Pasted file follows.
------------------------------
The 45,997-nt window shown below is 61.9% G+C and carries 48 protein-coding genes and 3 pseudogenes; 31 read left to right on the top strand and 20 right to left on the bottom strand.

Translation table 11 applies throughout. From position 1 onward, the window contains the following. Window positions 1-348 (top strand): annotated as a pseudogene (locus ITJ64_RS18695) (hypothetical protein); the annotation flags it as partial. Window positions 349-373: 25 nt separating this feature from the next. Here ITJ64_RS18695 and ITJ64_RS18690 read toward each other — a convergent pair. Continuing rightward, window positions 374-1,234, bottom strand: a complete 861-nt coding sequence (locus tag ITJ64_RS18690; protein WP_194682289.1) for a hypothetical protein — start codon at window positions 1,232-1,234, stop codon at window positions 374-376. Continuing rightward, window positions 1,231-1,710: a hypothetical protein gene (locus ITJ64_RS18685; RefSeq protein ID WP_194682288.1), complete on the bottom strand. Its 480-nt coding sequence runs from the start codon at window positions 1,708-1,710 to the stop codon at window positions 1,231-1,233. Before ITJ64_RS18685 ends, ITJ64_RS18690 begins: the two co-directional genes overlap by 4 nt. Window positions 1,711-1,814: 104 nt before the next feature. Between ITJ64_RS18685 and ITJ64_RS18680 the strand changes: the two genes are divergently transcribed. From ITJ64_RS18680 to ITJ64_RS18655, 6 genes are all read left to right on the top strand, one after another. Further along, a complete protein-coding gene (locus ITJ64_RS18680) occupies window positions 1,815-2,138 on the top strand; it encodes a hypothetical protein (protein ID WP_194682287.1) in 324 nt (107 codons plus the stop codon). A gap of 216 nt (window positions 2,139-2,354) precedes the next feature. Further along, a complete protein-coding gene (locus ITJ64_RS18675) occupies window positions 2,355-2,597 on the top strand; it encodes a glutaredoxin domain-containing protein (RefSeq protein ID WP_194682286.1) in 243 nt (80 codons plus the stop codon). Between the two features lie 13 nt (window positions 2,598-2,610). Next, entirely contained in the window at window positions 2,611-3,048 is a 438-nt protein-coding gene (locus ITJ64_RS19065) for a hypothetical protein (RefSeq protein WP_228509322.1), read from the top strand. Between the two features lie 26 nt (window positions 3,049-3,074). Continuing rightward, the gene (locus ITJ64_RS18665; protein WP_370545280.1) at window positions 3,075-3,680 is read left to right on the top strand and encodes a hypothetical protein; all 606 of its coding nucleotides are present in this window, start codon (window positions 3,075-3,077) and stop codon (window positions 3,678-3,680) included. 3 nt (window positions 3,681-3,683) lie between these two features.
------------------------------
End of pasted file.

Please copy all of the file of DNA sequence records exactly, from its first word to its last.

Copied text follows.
The 45,997-nt window shown below is 61.9% G+C and carries 48 protein-coding genes and 3 pseudogenes; 31 read left to right on the top strand and 20 right to left on the bottom strand.

Translation table 11 applies throughout. From position 1 onward, the window contains the following. Window positions 1-348 (top strand): annotated as a pseudogene (locus ITJ64_RS18695) (hypothetical protein); the annotation flags it as partial. Window positions 349-373: 25 nt separating this feature from the next. Here ITJ64_RS18695 and ITJ64_RS18690 read toward each other — a convergent pair. Continuing rightward, window positions 374-1,234, bottom strand: a complete 861-nt coding sequence (locus tag ITJ64_RS18690; protein WP_194682289.1) for a hypothetical protein — start codon at window positions 1,232-1,234, stop codon at window positions 374-376. Continuing rightward, window positions 1,231-1,710: a hypothetical protein gene (locus ITJ64_RS18685; RefSeq protein ID WP_194682288.1), complete on the bottom strand. Its 480-nt coding sequence runs from the start codon at window positions 1,708-1,710 to the stop codon at window positions 1,231-1,233. Before ITJ64_RS18685 ends, ITJ64_RS18690 begins: the two co-directional genes overlap by 4 nt. Window positions 1,711-1,814: 104 nt before the next feature. Between ITJ64_RS18685 and ITJ64_RS18680 the strand changes: the two genes are divergently transcribed. From ITJ64_RS18680 to ITJ64_RS18655, 6 genes are all read left to right on the top strand, one after another. Further along, a complete protein-coding gene (locus ITJ64_RS18680) occupies window positions 1,815-2,138 on the top strand; it encodes a hypothetical protein (protein ID WP_194682287.1) in 324 nt (107 codons plus the stop codon). A gap of 216 nt (window positions 2,139-2,354) precedes the next feature. Further along, a complete protein-coding gene (locus ITJ64_RS18675) occupies window positions 2,355-2,597 on the top strand; it encodes a glutaredoxin domain-containing protein (RefSeq protein ID WP_194682286.1) in 243 nt (80 codons plus the stop codon). Between the two features lie 13 nt (window positions 2,598-2,610). Next, entirely contained in the window at window positions 2,611-3,048 is a 438-nt protein-coding gene (locus ITJ64_RS19065) for a hypothetical protein (RefSeq protein WP_228509322.1), read from the top strand. Between the two features lie 26 nt (window positions 3,049-3,074). Continuing rightward, the gene (locus ITJ64_RS18665; protein WP_370545280.1) at window positions 3,075-3,680 is read left to right on the top strand and encodes a hypothetical protein; all 606 of its coding nucleotides are present in this window, start codon (window positions 3,075-3,077) and stop codon (window positions 3,678-3,680) included. 3 nt (window positions 3,681-3,683) lie between these two features.